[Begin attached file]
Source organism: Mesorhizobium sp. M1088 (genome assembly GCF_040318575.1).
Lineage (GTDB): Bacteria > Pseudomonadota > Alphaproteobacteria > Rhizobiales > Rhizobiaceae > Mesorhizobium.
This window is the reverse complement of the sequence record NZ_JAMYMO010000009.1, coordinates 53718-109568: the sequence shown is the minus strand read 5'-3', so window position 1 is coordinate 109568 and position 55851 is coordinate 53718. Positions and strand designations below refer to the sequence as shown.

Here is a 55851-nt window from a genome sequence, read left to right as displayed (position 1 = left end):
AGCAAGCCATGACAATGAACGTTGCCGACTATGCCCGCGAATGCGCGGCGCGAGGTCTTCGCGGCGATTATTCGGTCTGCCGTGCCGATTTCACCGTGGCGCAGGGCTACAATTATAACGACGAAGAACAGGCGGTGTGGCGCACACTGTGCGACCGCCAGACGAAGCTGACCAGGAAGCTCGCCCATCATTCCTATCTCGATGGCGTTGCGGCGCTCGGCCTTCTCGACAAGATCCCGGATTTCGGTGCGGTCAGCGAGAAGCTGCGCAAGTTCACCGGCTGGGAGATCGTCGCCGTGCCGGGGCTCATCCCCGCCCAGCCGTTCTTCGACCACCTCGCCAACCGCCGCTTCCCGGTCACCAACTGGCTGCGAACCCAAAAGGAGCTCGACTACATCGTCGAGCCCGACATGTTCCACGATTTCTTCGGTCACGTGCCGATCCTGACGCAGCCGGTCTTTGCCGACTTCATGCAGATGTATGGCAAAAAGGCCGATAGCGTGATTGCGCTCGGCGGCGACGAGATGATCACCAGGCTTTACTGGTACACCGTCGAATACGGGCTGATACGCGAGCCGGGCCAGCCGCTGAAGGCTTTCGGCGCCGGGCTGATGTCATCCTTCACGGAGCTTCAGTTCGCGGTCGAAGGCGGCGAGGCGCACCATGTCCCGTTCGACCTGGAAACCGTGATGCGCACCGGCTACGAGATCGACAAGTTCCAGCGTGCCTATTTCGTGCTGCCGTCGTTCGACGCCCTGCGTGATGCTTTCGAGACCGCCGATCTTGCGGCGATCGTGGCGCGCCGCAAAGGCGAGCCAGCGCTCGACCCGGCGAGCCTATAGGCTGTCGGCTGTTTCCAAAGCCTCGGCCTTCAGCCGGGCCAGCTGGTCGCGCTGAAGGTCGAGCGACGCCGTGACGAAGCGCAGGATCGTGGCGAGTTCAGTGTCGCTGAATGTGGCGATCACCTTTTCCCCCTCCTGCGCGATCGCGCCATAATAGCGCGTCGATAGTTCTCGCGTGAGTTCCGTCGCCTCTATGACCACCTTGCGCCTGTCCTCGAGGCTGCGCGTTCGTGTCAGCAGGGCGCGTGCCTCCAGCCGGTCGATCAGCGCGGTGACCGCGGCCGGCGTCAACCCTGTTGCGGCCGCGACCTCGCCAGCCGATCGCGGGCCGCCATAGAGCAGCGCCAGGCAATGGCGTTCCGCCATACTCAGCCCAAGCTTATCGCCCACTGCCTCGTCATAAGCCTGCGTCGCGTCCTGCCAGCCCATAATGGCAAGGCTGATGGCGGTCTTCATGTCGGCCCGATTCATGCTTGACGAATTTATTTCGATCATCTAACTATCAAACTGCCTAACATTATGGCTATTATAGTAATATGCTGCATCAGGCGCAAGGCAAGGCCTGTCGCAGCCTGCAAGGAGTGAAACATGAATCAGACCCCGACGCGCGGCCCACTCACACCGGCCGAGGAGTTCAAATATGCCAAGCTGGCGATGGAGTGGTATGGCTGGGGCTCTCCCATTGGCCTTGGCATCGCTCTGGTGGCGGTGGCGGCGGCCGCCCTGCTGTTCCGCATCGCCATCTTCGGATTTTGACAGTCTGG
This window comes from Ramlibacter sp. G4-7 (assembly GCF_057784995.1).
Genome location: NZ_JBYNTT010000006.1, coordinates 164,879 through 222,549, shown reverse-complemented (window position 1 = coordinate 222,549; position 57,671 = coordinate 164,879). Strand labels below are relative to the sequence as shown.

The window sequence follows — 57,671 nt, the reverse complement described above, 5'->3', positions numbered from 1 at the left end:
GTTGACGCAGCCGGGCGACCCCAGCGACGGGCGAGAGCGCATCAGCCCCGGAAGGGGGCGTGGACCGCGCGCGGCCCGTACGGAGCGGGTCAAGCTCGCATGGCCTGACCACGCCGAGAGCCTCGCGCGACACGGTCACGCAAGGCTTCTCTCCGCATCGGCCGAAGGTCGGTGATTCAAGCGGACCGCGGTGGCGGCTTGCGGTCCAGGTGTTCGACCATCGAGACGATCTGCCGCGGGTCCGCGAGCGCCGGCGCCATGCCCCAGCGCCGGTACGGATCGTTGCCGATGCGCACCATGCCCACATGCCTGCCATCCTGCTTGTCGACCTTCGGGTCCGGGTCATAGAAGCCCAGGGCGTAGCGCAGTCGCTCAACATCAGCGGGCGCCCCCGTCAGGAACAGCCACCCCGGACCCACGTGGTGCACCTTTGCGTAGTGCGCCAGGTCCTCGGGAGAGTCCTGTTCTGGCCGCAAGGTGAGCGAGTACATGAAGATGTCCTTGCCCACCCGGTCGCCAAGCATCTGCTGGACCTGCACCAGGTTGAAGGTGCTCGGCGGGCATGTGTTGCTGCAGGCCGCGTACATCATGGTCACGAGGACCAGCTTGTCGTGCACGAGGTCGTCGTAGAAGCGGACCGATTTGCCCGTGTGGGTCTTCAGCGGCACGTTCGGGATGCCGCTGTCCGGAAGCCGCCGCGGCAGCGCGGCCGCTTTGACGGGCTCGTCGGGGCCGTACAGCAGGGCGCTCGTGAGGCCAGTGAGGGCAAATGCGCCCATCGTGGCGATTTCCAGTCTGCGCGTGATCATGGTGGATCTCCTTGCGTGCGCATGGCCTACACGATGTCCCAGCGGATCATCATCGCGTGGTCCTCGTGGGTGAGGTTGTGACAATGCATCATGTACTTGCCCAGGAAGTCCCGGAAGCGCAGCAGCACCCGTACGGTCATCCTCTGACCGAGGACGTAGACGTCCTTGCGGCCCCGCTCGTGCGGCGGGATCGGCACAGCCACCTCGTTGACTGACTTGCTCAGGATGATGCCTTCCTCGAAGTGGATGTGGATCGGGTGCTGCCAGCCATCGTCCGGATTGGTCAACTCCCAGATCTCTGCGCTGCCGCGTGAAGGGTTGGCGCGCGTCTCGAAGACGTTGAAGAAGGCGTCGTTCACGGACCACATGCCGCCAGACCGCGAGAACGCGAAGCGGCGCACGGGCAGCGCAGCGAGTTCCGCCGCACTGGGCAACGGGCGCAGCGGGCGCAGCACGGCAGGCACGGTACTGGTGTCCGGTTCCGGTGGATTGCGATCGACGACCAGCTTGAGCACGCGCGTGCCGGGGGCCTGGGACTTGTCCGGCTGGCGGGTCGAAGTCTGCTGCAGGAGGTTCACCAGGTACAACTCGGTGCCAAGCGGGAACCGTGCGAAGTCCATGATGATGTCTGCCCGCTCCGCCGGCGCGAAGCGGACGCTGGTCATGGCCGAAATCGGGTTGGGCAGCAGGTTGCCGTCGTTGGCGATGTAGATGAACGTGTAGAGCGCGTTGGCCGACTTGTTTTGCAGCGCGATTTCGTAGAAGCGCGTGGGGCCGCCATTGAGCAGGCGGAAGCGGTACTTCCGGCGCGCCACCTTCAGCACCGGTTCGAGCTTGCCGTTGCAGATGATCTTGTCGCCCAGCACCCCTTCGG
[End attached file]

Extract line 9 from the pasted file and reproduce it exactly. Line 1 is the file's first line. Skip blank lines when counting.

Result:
GTTGACGCAGCCGGGCGACCCCAGCGACGGGCGAGAGCGCATCAGCCCCGGAAGGGGGCGTGGACCGCGCGCGGCCCGTACGGAGCGGGTCAAGCTCGCATGGCCTGACCACGCCGAGAGCCTCGCGCGACACGGTCACGCAAGGCTTCTCTCCGCATCGGCCGAAGGTCGGTGATTCAAGCGGACCGCGGTGGCGGCTTGCGGTCCAGGTGTTCGACCATCGAGACGATCTGCCGCGGGTCCGCGAGCGCCGGCGCCATGCCCCAGCGCCGGTACGGATCGTTGCCGATGCGCACCATGCCCACATGCCTGCCATCCTGCTTGTCGACCTTCGGGTCCGGGTCATAGAAGCCCAGGGCGTAGCGCAGTCGCTCAACATCAGCGGGCGCCCCCGTCAGGAACAGCCACCCCGGACCCACGTGGTGCACCTTTGCGTAGTGCGCCAGGTCCTCGGGAGAGTCCTGTTCTGGCCGCAAGGTGAGCGAGTACATGAAGATGTCCTTGCCCACCCGGTCGCCAAGCATCTGCTGGACCTGCACCAGGTTGAAGGTGCTCGGCGGGCATGTGTTGCTGCAGGCCGCGTACATCATGGTCACGAGGACCAGCTTGTCGTGCACGAGGTCGTCGTAGAAGCGGACCGATTTGCCCGTGTGGGTCTTCAGCGGCACGTTCGGGATGCCGCTGTCCGGAAGCCGCCGCGGCAGCGCGGCCGCTTTGACGGGCTCGTCGGGGCCGTACAGCAGGGCGCTCGTGAGGCCAGTGAGGGCAAATGCGCCCATCGTGGCGATTTCCAGTCTGCGCGTGATCATGGTGGATCTCCTTGCGTGCGCATGGCCTACACGATGTCCCAGCGGATCATCATCGCGTGGTCCTCGTGGGTGAGGTTGTGACAATGCATCATGTACTTGCCCAGGAAGTCCCGGAAGCGCAGCAGCACCCGTACGGTCATCCTCTGACCGAGGACGTAGACGTCCTTGCGGCCCCGCTCGTGCGGCGGGATCGGCACAGCCACCTCGTTGACTGACTTGCTCAGGATGATGCCTTCCTCGAAGTGGATGTGGATCGGGTGCTGCCAGCCATCGTCCGGATTGGTCAACTCCCAGATCTCTGCGCTGCCGCGTGAAGGGTTGGCGCGCGTCTCGAAGACGTTGAAGAAGGCGTCGTTCACGGACCACATGCCGCCAGACCGCGAGAACGCGAAGCGGCGCACGGGCAGCGCAGCGAGTTCCGCCGCACTGGGCAACGGGCGCAGCGGGCGCAGCACGGCAGGCACGGTACTGGTGTCCGGTTCCGGTGGATTGCGATCGACGACCAGCTTGAGCACGCGCGTGCCGGGGGCCTGGGACTTGTCCGGCTGGCGGGTCGAAGTCTGCTGCAGGAGGTTCACCAGGTACAACTCGGTGCCAAGCGGGAACCGTGCGAAGTCCATGATGATGTCTGCCCGCTCCGCCGGCGCGAAGCGGACGCTGGTCATGGCCGAAATCGGGTTGGGCAGCAGGTTGCCGTCGTTGGCGATGTAGATGAACGTGTAGAGCGCGTTGGCCGACTTGTTTTGCAGCGCGATTTCGTAGAAGCGCGTGGGGCCGCCATTGAGCAGGCGGAAGCGGTACTTCCGGCGCGCCACCTTCAGCACCGGTTCGAGCTTGCCGTTGCAGATGATCTTGTCGCCCAGCACCCCTTCGG